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4

Homeomorphisms, in general, preserve neither completeness nor total boundedness. Consider $\Bbb R$ and $(0,1)$.


3

Asaf's answer is quite fine, but perhaps too specific to Lebesgue measure. More basically, you can use just the regularity of Lebesgue measure. This tells you that if your measurable set $X$ is not null, then it contains a closed set $C$ which is not null either. This $C$ is certainly uncountable, and so (as for any uncountable Polish space) one can embed ...


3

Consider $(\mu_n)_{n\geqslant 1}$ a Cauchy sequence for the metric $\rho$. Then for each $f$ (measurable) and bounded by $1$, the sequence $\left( \int_X f(x)\mathrm d\mu_n(x)\right)_{n\geqslant 1} $ is Cauchy. In particular, for each measurable subset $A$ of $X$, the sequence $(\mu_n(A))_{n\geqslant 1}$ is convergent. By the Vitali–Hahn–Saks theorem, we ...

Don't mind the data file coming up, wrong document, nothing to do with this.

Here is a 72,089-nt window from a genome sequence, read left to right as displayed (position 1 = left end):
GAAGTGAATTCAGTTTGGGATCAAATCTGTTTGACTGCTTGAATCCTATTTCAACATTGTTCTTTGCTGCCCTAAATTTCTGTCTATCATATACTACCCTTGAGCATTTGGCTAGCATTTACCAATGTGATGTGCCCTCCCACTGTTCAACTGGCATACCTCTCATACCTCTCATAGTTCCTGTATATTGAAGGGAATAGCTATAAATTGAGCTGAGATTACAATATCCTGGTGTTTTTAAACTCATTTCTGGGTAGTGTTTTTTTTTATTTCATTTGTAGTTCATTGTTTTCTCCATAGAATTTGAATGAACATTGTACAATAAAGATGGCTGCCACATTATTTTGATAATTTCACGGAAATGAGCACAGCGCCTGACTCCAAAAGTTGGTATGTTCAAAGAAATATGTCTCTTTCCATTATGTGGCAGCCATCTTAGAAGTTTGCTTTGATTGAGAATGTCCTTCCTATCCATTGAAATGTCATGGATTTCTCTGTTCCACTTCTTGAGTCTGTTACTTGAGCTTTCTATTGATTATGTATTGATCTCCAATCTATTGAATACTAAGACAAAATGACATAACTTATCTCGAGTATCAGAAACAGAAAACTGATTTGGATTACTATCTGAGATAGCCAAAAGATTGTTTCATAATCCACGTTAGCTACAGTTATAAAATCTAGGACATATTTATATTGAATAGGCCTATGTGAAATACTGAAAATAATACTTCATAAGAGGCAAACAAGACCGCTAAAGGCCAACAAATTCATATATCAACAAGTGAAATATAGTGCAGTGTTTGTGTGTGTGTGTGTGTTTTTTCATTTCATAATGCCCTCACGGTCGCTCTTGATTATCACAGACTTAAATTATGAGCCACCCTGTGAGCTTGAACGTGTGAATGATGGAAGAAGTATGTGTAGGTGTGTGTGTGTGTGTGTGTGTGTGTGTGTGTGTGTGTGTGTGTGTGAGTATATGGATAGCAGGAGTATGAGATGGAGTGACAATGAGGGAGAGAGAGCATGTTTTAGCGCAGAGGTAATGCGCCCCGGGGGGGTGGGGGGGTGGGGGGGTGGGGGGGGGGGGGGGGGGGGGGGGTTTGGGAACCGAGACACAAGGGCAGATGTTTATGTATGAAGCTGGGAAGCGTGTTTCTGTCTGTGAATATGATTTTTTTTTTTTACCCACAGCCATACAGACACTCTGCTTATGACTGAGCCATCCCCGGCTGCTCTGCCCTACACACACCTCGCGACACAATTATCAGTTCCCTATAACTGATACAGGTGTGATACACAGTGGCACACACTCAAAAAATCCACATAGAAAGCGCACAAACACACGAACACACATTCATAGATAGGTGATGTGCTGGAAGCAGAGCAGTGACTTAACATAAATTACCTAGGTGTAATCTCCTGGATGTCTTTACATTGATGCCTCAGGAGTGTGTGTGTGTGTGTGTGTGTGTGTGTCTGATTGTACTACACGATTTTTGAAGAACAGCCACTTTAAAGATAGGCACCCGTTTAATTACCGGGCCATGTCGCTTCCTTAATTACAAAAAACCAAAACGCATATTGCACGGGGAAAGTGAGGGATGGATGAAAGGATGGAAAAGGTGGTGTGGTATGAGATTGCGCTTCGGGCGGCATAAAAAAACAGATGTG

3

Let $\varepsilon>0$, then since $\int_{\Omega}|X|dP<\infty$, there exists an $n>0$ such that: $$nP(|X| > n) = \int_{\{\omega\in\Omega : |X(\omega)|>n\}}ndP \leq \int_{\{\omega\in\Omega : |X(\omega)|>n\}}|X(\omega)|dP < \varepsilon.$$ Therefore we have $$nP(|X| > n) < \varepsilon.$$


3

Let $A \in \mathcal{F}$ be a measurable set. Fix $\epsilon>0$. By assumption, there exists an open set $B$ such that $K \backslash A \subseteq B$ and $$\mu(B) \leq \mu(K \backslash A) + \epsilon. \tag{1}$$ The set $\tilde{K} := K \backslash B = B^c \subseteq A$ is compact and satisfies $$\begin{align*} A \backslash \tilde{K} = A \backslash B^c &= A ...


3